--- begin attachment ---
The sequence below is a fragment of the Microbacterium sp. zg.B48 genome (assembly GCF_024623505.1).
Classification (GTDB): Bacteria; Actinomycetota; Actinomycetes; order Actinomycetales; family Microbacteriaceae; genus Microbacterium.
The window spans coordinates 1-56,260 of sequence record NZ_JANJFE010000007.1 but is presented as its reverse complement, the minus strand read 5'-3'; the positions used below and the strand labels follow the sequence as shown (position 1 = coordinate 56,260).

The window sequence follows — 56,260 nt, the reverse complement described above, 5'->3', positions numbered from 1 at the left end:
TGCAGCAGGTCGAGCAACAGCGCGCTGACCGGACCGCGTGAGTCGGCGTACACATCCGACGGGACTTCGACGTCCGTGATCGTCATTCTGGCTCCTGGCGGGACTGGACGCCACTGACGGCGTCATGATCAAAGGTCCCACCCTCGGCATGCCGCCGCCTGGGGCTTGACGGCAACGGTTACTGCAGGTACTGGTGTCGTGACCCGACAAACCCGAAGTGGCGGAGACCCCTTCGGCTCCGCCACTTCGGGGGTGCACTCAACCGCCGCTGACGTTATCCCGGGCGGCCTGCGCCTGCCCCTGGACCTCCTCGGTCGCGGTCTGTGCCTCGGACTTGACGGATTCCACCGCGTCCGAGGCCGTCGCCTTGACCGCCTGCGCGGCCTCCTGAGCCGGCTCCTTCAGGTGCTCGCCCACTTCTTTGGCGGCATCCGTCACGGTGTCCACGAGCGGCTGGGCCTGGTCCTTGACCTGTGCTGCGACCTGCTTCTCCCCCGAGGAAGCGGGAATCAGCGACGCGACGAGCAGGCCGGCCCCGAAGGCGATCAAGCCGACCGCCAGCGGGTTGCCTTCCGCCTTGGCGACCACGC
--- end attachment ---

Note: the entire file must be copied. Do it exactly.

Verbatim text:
The sequence below is a fragment of the Microbacterium sp. zg.B48 genome (assembly GCF_024623505.1).
Classification (GTDB): Bacteria; Actinomycetota; Actinomycetes; order Actinomycetales; family Microbacteriaceae; genus Microbacterium.
The window spans coordinates 1-56,260 of sequence record NZ_JANJFE010000007.1 but is presented as its reverse complement, the minus strand read 5'-3'; the positions used below and the strand labels follow the sequence as shown (position 1 = coordinate 56,260).

The window sequence follows — 56,260 nt, the reverse complement described above, 5'->3', positions numbered from 1 at the left end:
TGCAGCAGGTCGAGCAACAGCGCGCTGACCGGACCGCGTGAGTCGGCGTACACATCCGACGGGACTTCGACGTCCGTGATCGTCATTCTGGCTCCTGGCGGGACTGGACGCCACTGACGGCGTCATGATCAAAGGTCCCACCCTCGGCATGCCGCCGCCTGGGGCTTGACGGCAACGGTTACTGCAGGTACTGGTGTCGTGACCCGACAAACCCGAAGTGGCGGAGACCCCTTCGGCTCCGCCACTTCGGGGGTGCACTCAACCGCCGCTGACGTTATCCCGGGCGGCCTGCGCCTGCCCCTGGACCTCCTCGGTCGCGGTCTGTGCCTCGGACTTGACGGATTCCACCGCGTCCGAGGCCGTCGCCTTGACCGCCTGCGCGGCCTCCTGAGCCGGCTCCTTCAGGTGCTCGCCCACTTCTTTGGCGGCATCCGTCACGGTGTCCACGAGCGGCTGGGCCTGGTCCTTGACCTGTGCTGCGACCTGCTTCTCCCCCGAGGAAGCGGGAATCAGCGACGCGACGAGCAGGCCGGCCCCGAAGGCGATCAAGCCGACCGCCAGCGGGTTGCCTTCCGCCTTGGCGACCACGC